A new version of the popular Raspberry Pi single board computer has been announced, offering a significant boost in compute power while maintaining software compatibility and keeping the same price of $35 (£24).
Available immediately from distributors such as Element 14 and RS Components, the Raspberry Pi 2 features a more powerful 900MHz quad-core processor and 1GB of memory, delivering six times the performance of previous models.
The Broadcom BCM2836 system on a chip that drives the new Raspberry Pi 2 is also based on the ARMv7 architecture, which means that the Pi can now run a broader range of operating systems including Ubuntu Core and even a version of Microsoft's Windows 10 when it ships.
However, Raspberry Pi creator Eben Upton was keen to stress that the device is still compatible with current software and projects.
Meanwhile, the extra performance will open up new applications for the Raspberry Pi, which has found favour among hobbyists and the embedded industry as well as the education sector.
"Our original aim was to get more kids into computing by giving them the same experience as people like me who grew up in the 1980s with a computer in their bedroom that was hackable," Upton said.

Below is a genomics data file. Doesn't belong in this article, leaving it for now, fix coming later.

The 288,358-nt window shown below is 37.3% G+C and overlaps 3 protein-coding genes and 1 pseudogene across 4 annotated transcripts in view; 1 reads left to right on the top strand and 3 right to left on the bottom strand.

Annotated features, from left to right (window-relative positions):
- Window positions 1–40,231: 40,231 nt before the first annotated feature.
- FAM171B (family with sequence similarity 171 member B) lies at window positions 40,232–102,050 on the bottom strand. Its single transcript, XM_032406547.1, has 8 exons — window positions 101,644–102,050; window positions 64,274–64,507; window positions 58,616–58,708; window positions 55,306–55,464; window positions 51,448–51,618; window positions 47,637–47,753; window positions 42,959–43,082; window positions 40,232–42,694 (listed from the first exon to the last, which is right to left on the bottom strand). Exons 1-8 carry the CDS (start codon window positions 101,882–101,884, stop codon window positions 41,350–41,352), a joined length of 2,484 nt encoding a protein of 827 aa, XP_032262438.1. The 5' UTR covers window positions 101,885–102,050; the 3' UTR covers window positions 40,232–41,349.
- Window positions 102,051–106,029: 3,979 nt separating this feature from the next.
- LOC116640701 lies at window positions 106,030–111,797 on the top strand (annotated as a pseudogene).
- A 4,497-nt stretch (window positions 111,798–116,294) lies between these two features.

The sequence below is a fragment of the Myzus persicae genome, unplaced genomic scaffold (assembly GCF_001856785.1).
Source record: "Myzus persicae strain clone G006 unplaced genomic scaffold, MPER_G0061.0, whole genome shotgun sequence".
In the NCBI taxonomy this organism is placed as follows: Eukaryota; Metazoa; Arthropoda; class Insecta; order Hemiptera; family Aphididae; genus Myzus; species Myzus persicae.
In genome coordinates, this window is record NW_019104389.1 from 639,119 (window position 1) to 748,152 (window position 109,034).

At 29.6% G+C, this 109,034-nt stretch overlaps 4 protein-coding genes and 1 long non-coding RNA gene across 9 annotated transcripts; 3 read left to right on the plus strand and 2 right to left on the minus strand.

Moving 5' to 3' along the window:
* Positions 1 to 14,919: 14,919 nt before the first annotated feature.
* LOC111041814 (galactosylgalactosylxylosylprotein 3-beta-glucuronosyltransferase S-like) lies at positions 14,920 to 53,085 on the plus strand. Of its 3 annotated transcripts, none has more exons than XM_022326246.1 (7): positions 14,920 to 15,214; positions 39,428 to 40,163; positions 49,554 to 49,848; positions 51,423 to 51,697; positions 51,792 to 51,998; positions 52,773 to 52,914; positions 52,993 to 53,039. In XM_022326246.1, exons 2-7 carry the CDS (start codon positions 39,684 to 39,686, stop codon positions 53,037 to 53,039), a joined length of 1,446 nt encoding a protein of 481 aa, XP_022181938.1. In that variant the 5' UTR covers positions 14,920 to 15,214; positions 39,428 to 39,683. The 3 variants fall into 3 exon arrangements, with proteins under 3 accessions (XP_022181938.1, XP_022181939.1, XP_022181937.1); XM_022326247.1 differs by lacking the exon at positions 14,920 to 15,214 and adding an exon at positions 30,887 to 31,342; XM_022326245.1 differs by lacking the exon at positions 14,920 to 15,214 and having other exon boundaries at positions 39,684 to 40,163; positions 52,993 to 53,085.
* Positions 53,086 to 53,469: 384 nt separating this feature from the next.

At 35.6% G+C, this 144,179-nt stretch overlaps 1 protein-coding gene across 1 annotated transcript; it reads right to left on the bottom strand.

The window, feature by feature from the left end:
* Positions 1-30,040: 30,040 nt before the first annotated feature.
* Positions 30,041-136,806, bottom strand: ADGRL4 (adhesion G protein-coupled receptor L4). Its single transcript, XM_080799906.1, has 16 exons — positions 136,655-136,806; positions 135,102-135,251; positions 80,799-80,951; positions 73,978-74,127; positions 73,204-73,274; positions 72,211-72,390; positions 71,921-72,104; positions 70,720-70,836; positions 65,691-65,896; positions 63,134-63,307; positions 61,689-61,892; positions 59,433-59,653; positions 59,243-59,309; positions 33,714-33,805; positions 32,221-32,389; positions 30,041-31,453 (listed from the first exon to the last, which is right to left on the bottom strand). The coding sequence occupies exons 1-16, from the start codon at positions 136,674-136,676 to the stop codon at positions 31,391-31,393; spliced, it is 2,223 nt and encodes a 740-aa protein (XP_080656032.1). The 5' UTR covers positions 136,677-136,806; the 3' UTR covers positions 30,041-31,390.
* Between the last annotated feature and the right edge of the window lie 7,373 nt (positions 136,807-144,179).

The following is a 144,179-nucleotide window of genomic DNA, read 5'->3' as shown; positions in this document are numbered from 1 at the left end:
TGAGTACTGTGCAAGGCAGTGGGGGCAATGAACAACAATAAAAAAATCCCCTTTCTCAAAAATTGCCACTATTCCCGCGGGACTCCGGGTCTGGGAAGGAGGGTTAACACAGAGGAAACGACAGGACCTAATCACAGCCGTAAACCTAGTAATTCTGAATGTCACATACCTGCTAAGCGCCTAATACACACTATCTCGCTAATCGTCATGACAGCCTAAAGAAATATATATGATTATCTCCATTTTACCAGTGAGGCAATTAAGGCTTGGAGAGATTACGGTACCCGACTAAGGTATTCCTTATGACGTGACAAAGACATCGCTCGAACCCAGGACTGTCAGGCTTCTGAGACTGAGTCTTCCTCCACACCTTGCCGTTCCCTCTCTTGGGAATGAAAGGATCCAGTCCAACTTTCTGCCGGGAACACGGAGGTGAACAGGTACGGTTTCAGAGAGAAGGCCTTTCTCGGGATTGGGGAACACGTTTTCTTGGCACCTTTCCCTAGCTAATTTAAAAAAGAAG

"The real surprise for us has been the level of interest from hobbyists and the industry."
The original Raspberry Pi has shipped over 4.5 million units, and the team decided that it needed to fix some deficiencies in the device.
At the same time, they didn't want to leave existing users behind, so the Raspberry Pi 2 is the same form factor and keeps software compatibility.
"The performance was about that of a PC from the turn of the century. By moving from a single-core to a faster quad-core processor and double the memory, it now has six times the performance. It is genuinely a PC," Upton said.
The upgraded specifications mean that the Raspberry Pi 2 can run a broader range of operating systems, including the Ubuntu Core platform that Canonical is promoting for embedded applications and the Internet of Things (IoT).
Upton confirmed that the Raspberry Pi team sees the IoT as a one area where the new device will be used.
In a surprise move, Upton also said that the Raspberry Pi 2 will support Microsoft's upcoming Windows 10 platform.
"We've been working with Microsoft for the last six months to enable Windows 10 on the Raspberry Pi. It works, and I've seen it running," he said.
"Our intention is to use it to enable people to build IoT devices with a screen attached, so you take applications that can run on the Surface or Windows Phone and run them on the Raspberry Pi as well."
Upton told V3 that a version of Windows 10 will be available to download from the Raspberry Pi website alongside the existing range of operating system images.
However, he stressed that this will be the ARM-based version of Windows 10. "What you won't see is the Windows desktop or be able to run desktop applications on the Raspberry Pi," he said.
Despite the move to a more powerful chip, the Raspberry Pi 2 has the same power consumption as last year's Model B+ device when idle, Upton said.
This rises to the higher power consumption level of the original device when running a demanding workload.
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